This Is Why It’s so Hard to Be a Contrarian Investor
Everyday you’re going to be told you’re wrong.
...MOREJim Chanos is a grizzled short-seller with a long history of making bold calls. He was short Enron before it became one of the biggest bankruptcies ever. He’s also recently tried to short Tesla. The stock market, in general, has a bias. The majority of investors, funds, and people participate to make money on the long side. They want to buy undervalued companies and watch them become more valuable, or they want to buy growing companies and watch them grow even more. When you try to short the market, you are essentially betting against everyone.Chanos is one of the few who has consistently made money betting against everyone. That’s a hard life to live. The odds are against you and so are the people. I imagine it’s something like going to a Warriors championship parade dressed as Lebron James yelling “ya’ll still blew a 3–1 lead!”I recently watched an interview with Chanos and out of nowhere he dropped a knowledge bomb about the intersection of life as a short seller and the positive reinforcement cycle this little thing called society revolves around. I’ve taken the time to transcribe what he said below. Being contrarian is hardEven if you’re a long-term investor with no interest in being short or contrarian, this hits like a trap beat:“What I like to point out is that almost everybody that will view this video is the beneficiary of a positive reinforcement cycle in their life. That is they were told to study hard by their parents, go to good schools, get good grades, go to better schools, get a good job, work hard, get promoted, be paid well… The so-called virtuous cycle....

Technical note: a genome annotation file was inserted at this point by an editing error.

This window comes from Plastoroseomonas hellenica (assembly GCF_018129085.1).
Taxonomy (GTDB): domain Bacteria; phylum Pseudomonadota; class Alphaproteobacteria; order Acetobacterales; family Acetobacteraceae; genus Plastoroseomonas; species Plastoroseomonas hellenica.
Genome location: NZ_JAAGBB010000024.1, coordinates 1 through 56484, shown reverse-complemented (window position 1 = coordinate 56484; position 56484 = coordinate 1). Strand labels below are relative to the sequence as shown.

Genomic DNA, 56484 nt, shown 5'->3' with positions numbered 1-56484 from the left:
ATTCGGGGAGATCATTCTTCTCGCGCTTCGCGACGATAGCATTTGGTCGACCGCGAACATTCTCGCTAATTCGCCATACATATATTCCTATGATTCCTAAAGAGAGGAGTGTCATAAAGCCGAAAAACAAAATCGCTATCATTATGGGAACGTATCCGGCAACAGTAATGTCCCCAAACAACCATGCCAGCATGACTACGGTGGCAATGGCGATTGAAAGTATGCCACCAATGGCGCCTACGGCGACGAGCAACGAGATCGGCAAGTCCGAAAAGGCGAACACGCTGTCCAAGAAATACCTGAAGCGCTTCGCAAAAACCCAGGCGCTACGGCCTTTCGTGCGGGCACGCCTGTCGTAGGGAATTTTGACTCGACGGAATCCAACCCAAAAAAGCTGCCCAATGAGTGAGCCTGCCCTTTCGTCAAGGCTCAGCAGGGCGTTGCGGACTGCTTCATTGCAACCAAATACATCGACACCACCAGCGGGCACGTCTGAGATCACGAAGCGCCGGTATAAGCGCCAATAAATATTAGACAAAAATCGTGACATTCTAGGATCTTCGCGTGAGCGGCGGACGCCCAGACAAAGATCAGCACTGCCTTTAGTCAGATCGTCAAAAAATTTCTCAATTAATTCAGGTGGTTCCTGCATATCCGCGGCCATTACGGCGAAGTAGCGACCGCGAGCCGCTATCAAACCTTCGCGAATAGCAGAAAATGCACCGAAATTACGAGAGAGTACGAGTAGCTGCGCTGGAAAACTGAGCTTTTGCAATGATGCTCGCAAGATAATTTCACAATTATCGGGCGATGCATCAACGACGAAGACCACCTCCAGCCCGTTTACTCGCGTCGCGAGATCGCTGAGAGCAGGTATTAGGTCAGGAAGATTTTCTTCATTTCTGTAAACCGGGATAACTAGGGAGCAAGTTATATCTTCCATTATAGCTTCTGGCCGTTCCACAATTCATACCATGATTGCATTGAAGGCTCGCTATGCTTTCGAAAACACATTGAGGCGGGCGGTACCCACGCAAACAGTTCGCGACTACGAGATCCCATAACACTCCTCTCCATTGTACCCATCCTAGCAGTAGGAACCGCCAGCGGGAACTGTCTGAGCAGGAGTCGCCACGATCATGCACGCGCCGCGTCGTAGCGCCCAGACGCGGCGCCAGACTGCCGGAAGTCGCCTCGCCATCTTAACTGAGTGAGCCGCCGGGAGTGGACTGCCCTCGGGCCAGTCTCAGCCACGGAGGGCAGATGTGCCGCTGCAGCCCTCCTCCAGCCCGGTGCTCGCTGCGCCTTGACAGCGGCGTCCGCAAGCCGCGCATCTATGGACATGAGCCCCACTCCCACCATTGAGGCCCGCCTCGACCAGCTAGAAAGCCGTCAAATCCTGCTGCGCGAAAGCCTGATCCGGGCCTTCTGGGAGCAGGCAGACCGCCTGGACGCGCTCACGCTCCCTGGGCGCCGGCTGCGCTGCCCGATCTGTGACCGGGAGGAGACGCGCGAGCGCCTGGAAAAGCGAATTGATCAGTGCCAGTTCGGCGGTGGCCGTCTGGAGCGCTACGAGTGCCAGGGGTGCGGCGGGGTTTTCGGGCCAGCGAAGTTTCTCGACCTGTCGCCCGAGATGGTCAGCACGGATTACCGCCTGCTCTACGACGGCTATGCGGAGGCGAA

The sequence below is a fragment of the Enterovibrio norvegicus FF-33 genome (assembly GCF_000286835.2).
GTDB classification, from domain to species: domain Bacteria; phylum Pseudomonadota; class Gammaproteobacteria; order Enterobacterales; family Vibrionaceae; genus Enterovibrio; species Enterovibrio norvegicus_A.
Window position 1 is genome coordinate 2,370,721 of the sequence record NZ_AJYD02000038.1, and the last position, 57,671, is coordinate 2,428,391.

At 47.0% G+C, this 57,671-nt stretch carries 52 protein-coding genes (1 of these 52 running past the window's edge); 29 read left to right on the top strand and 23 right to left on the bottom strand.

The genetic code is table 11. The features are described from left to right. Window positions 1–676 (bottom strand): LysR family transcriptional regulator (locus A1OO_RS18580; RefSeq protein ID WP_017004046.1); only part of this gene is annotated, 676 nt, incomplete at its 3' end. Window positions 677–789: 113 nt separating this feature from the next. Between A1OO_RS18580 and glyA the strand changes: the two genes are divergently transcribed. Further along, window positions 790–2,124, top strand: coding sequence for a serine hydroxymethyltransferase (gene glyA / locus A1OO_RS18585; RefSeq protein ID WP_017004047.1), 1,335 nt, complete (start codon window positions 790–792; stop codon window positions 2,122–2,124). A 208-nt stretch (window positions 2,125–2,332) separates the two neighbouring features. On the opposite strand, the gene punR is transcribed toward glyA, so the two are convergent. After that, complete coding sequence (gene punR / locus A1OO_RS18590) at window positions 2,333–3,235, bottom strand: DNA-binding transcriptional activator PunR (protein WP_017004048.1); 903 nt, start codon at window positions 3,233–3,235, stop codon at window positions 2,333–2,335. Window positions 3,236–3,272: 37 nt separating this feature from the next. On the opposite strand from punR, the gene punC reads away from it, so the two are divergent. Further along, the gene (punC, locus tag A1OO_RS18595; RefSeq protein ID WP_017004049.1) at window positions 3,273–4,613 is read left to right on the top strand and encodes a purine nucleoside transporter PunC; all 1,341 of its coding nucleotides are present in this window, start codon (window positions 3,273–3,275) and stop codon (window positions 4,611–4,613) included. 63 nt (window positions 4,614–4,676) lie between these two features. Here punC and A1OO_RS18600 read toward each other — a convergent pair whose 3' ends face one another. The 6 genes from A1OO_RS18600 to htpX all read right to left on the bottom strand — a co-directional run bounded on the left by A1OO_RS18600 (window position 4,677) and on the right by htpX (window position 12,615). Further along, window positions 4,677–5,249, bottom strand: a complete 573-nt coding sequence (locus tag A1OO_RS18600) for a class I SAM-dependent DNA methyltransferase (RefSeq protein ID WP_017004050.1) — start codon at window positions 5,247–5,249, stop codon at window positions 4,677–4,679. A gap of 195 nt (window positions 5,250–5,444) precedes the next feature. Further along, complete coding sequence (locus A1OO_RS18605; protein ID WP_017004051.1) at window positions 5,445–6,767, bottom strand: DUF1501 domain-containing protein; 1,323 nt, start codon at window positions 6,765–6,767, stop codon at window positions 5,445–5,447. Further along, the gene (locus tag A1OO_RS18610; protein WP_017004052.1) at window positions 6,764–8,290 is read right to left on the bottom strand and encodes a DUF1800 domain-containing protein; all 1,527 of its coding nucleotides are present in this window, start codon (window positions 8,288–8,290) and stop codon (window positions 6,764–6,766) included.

HT: FT Alphaville's Further Reading post